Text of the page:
More than just a Ham radio blog.
is an informative, cynical and sometimes humorous look at what is happening in the world of amateur radio.

Saturday, 4 July 2009

Buyer beware

About twelve years ago I came into a little money, one of my investments paid off big time. I initially wanted to reinvest the money in a property and rent that property out for a nice little monthly income, but Helen was wary of getting involved with potentially troublesome tenants and the minefield of tax. So instead I bought a Land Rover Discovery Series 1 and Helen got a porch on the front of the house. The porch had been part of our plans when we extended a few years earlier but we had run out of funds at the time. It was only later I found out that she had wanted a Porsche sports car not a covered entrance. There was not enough money left for a sports car so I got a second hand Citroen AX instead.

Surprisingly there were a few pounds left and we decided on a new PC and two new dual band radios for fitting into the cars. At the time the most powerful dual band mobile rigs were the Alinco 610E with 50 watts on 2 metres and 35 watts on 70cms so this is what we bought along with antenna mounts and Diamond 7700 antennas. At the time the Alincos were over £600, which shows how prices have changed over the years. The equivalent today even with recent price rises due to the ‘alleged’ credit crunch and weak pound is less than half what we paid.

The new radios and having two vehicles made our occasional outing with Raynet more fun. No longer did we have to decide who was going to stand in the rain all day with a handheld until the other picked them up. It made us more useful at events too, especially having a 4x4 to get to otherwise unreachable high spots but also because when needed the Alincos could be used as cross-band repeaters and saved many QSPs as the more remote stations could now talk to control. There were other uses too of course and I loved having Helen as an outrider ahead on the road when I was towing the caravan instead of giving me earache from the passenger seat.

Twelve years of use had obviously taken their toll because a couple of days ago I found the radio dropping out of transmit while I still had the microphone keyed. Later that day Helen was travelling home from work and I was on the receiving end of the ‘now you hear me now you don’t’, a certain Norman Collier springs to mind.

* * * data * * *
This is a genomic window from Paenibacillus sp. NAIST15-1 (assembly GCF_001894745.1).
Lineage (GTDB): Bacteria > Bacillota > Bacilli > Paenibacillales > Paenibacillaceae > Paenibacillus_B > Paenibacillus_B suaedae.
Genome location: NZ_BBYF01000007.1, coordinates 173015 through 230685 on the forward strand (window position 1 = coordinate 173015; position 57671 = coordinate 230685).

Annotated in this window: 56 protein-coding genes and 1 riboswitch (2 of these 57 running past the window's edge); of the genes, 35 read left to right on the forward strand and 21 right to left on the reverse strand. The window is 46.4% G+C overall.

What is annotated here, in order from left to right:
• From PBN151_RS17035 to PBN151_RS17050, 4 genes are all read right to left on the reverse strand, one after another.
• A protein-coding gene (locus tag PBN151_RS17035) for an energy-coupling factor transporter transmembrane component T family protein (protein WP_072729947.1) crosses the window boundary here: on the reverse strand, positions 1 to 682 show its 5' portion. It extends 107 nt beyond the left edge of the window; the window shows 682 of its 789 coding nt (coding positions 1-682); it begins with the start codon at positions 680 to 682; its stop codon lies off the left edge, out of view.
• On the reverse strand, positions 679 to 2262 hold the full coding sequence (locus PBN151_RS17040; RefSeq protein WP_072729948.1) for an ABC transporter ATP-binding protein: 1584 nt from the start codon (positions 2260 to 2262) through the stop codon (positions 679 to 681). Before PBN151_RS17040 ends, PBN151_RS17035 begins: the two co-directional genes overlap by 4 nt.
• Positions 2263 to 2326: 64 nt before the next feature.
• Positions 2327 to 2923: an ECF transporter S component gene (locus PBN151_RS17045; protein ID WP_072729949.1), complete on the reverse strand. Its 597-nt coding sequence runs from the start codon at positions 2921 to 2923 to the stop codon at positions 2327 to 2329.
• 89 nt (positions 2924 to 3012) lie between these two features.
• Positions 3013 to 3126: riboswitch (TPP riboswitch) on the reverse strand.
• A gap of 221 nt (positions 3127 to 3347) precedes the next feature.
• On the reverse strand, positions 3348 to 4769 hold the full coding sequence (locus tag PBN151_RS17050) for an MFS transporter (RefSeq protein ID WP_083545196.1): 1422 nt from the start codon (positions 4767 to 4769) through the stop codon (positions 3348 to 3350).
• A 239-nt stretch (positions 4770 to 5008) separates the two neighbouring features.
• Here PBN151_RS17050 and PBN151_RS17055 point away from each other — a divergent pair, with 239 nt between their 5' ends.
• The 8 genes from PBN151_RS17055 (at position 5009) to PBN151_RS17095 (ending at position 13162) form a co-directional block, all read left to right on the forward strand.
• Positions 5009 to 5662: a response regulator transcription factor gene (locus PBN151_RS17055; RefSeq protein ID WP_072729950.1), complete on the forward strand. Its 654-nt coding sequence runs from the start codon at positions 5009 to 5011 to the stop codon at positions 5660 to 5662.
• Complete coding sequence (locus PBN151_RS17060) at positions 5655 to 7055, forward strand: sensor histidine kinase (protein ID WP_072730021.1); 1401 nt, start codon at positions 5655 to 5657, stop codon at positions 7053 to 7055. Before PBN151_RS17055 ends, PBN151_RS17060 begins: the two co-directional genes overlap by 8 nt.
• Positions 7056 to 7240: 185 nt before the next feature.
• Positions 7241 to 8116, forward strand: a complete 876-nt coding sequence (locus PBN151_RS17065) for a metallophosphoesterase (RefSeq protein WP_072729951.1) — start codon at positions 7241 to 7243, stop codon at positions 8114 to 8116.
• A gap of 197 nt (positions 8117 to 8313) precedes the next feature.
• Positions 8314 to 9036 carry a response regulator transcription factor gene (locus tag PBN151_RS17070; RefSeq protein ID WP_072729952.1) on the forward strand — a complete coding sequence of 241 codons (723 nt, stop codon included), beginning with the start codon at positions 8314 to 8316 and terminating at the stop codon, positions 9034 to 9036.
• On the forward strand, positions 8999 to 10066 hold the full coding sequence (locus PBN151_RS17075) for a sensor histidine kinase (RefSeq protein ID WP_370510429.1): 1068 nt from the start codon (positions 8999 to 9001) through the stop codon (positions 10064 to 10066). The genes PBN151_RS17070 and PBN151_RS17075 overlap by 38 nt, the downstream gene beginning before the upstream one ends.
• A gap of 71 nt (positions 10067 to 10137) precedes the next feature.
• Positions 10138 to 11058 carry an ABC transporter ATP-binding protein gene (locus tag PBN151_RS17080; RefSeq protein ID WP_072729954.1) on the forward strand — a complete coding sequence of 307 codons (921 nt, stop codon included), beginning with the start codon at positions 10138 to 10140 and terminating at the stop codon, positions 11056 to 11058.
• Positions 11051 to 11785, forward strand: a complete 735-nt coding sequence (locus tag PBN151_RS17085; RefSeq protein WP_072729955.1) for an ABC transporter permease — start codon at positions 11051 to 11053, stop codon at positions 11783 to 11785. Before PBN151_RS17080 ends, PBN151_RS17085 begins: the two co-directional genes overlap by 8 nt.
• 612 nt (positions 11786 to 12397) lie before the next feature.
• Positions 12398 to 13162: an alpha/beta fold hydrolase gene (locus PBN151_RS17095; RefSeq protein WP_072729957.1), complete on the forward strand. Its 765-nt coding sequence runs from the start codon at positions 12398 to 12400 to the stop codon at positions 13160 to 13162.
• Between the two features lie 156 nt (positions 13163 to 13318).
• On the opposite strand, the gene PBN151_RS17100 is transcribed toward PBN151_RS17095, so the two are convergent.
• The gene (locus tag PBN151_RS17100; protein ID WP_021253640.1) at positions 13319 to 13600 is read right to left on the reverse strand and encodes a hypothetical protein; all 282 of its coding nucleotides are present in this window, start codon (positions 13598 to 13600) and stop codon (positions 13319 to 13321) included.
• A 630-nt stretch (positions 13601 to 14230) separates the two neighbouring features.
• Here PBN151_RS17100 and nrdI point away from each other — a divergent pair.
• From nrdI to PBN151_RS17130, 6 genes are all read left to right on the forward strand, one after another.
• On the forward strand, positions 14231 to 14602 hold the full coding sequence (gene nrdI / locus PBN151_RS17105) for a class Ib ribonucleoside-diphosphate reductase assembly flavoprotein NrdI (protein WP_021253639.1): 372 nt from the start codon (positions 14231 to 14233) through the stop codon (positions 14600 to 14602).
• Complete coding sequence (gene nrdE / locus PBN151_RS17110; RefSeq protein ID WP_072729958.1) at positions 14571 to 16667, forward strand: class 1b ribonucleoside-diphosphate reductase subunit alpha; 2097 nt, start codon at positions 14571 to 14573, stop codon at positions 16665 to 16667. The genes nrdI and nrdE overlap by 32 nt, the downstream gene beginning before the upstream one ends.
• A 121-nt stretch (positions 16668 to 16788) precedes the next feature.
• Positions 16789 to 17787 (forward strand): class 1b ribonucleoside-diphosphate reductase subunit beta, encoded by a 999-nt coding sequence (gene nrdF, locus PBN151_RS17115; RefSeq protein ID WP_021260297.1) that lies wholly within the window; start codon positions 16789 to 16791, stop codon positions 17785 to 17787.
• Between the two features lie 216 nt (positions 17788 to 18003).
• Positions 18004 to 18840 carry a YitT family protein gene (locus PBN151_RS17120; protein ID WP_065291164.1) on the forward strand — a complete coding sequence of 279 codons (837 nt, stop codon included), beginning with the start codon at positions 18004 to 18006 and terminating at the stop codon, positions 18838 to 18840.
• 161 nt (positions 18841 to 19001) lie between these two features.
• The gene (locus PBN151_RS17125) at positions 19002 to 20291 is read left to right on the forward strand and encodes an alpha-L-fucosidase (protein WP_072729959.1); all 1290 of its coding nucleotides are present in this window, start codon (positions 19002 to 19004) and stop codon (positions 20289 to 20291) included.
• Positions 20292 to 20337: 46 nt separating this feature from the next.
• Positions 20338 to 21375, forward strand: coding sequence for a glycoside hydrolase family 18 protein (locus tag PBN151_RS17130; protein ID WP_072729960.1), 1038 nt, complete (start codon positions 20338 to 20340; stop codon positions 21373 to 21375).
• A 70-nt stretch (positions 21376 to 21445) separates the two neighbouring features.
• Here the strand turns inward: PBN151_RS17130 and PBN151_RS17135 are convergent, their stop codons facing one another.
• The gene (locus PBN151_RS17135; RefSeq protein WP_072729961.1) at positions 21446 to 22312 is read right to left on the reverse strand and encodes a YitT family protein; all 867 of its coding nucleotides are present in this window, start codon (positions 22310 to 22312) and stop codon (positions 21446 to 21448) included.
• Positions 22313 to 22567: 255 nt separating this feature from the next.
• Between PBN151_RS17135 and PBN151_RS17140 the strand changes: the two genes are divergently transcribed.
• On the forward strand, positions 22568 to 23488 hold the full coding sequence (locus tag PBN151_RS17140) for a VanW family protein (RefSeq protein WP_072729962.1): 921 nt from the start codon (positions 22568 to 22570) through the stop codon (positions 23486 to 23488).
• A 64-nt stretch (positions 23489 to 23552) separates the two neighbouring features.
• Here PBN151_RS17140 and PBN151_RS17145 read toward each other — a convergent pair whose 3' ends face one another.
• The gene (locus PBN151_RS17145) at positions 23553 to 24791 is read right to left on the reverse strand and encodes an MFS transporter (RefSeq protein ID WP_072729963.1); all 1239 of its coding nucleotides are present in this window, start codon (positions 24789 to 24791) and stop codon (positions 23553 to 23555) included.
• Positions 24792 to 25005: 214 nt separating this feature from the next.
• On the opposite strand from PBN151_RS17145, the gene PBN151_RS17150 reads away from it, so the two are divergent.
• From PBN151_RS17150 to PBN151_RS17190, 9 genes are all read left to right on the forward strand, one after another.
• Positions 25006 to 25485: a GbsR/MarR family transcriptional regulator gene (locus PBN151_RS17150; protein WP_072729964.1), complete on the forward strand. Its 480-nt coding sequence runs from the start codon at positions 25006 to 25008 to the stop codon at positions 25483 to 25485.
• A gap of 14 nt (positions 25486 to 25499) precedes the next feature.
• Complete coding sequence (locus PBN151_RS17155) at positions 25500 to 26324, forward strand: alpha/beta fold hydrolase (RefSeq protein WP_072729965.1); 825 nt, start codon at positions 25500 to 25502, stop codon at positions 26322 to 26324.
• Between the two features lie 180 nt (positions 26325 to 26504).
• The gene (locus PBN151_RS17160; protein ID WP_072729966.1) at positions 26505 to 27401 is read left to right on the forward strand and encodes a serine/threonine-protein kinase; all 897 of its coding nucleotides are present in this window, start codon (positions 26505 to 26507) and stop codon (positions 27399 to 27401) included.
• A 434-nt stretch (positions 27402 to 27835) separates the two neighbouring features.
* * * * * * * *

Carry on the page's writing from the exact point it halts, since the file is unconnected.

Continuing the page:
Stripping down the microphone revealed the culprit a micro-switch. No problem I thought I must have a spare somewhere, a result of numerous broken joysticks and mice over the years. I was wrong because although I had plenty they were all too big. I wanted to fix it then and there so after checking stock levels on the Internet I shot off to Maplin and purchased two for £1.99 each. I could have got them cheaper via on-line sellers but I was not prepared to wait.

It was literally a ten second fix with most of that ten seconds waiting for the soldering iron to warm up. To be on the safe side I changed the switch in the second microphone even though it appeared okay. It was there that I made my curious discovery; the insides of the two microphones were different. The second microphone had almost twice the components of the first. I found this strange as the two radios were purchased together and have sequential serial numbers.

This in its self was no more than a curiosity but discussion with others has made me realise that this practice of sourcing intermediate components from different suppliers is widespread and can have more serious implications. My son bought a high-end monitor after spending hours checking reviews to make sure he got the best one for his needs. Initially he was delighted but for some reason it did not seem to be able to cope as well as expected with the either the latest games or his graphics work. A little bit of deeper checking revealed that this particular monitor is sold with a screen from any one of twelve different manufacturers. The one in his was the rated worst of the dozen. A month later the monitor detonated with a loud band and filled his bedroom with smoke. A replacement arrived and a quick check revealed this one had the top rated screen in and performed as expected.

Talking to a TV engineer he said the same applies even more to TVs. So you can check out the best picture in the store, read all the reviews and still get a turkey because the screen is from an inferior manufacturer. I have only word of mouth but I am told the only way to ensure you get a good screen is to buy a Sony because they only use there own. I am also told the same does not apply to Sony laptops and that the screens in those can be from other sources. Caveat emptor "Let the buyer beware".

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